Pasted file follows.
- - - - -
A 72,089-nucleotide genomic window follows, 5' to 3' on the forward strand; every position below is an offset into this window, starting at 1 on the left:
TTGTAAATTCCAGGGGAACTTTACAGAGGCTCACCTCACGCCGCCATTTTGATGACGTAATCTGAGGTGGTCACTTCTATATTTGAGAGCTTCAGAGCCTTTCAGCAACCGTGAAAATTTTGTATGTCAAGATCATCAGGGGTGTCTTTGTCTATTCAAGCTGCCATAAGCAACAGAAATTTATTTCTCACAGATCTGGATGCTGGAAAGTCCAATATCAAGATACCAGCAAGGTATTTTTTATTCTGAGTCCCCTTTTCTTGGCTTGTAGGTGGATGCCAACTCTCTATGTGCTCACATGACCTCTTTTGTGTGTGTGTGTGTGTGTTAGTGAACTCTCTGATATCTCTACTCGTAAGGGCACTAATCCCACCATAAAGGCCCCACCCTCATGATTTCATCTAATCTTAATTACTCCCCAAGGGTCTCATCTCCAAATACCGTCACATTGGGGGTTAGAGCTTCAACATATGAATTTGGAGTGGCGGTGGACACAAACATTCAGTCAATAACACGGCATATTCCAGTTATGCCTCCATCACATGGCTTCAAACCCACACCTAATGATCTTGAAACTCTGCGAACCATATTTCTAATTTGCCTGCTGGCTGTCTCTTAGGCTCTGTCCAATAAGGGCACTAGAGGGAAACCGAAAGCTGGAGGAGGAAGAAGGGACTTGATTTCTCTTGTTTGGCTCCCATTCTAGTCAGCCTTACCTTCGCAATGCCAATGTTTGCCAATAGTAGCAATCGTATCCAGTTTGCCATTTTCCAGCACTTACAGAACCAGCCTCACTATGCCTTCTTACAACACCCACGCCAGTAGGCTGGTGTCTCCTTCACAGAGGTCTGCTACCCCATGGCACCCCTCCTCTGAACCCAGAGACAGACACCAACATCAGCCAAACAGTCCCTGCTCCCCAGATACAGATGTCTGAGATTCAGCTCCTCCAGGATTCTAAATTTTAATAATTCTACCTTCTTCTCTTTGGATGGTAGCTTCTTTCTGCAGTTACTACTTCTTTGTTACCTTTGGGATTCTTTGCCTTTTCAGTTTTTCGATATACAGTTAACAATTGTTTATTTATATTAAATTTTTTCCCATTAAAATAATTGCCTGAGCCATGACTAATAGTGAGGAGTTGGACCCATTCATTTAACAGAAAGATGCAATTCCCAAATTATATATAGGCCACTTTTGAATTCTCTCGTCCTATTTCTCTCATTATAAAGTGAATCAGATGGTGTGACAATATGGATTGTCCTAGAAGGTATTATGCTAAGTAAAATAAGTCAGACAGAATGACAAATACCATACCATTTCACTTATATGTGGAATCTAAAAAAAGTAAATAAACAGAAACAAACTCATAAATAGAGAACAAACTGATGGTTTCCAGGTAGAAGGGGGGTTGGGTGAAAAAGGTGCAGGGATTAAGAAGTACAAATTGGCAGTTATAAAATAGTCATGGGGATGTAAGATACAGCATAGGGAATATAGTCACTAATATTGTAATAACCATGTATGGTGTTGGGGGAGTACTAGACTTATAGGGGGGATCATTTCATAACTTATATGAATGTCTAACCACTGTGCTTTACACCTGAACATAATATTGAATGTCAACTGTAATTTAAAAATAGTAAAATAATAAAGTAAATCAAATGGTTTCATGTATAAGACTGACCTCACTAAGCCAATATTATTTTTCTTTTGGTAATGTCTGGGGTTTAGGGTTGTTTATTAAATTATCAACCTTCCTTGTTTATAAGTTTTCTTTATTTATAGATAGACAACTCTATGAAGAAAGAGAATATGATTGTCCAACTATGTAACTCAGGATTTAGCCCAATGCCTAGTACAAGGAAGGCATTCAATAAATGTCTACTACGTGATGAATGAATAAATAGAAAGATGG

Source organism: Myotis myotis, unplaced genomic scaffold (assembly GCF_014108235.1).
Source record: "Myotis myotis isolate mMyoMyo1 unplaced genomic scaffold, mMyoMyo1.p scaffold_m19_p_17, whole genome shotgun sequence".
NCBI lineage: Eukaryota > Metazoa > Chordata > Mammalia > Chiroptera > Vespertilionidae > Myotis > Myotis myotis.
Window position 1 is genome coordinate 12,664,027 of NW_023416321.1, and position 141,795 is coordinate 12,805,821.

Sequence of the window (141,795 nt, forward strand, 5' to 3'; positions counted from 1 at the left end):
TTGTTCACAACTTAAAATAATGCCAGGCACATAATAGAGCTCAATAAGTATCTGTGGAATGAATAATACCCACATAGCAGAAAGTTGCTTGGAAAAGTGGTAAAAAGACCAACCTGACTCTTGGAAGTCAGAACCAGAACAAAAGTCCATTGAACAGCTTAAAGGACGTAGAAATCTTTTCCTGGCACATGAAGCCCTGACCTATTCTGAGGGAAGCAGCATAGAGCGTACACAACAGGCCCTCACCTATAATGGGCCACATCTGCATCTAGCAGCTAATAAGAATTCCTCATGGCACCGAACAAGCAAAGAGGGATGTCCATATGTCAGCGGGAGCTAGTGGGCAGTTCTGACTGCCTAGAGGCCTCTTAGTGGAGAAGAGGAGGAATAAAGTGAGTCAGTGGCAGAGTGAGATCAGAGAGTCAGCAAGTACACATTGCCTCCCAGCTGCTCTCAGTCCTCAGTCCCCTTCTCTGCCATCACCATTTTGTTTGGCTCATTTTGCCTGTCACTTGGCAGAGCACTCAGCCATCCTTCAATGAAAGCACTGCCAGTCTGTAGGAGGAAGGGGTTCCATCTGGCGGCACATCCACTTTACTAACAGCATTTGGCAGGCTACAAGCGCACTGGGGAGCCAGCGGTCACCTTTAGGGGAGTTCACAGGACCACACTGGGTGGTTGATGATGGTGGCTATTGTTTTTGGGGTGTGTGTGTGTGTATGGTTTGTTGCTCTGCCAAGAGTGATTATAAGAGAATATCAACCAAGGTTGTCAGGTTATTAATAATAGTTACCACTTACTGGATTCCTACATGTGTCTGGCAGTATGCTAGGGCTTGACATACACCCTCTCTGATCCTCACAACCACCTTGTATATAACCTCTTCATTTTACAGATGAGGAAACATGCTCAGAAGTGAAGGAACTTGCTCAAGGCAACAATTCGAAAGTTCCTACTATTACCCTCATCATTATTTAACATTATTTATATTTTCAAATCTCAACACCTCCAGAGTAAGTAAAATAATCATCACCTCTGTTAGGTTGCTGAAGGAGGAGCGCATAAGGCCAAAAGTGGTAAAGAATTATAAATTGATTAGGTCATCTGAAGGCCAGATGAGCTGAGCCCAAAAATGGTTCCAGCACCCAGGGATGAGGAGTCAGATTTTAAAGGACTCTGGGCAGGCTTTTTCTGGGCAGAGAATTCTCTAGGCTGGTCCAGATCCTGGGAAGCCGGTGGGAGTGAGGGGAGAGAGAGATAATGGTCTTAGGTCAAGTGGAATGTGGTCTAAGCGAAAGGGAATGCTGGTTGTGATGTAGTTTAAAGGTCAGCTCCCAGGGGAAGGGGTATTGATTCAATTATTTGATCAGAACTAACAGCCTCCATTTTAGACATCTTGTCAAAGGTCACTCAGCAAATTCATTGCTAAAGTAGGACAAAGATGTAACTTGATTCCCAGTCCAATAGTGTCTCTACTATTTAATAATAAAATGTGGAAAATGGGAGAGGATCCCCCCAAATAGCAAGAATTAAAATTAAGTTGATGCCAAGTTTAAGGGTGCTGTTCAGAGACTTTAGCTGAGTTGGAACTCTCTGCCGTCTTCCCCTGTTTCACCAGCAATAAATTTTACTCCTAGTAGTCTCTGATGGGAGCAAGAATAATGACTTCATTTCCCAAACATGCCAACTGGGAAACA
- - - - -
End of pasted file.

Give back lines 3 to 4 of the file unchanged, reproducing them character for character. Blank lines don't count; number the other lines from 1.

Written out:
Source organism: Myotis myotis, unplaced genomic scaffold (assembly GCF_014108235.1).
Source record: "Myotis myotis isolate mMyoMyo1 unplaced genomic scaffold, mMyoMyo1.p scaffold_m19_p_17, whole genome shotgun sequence".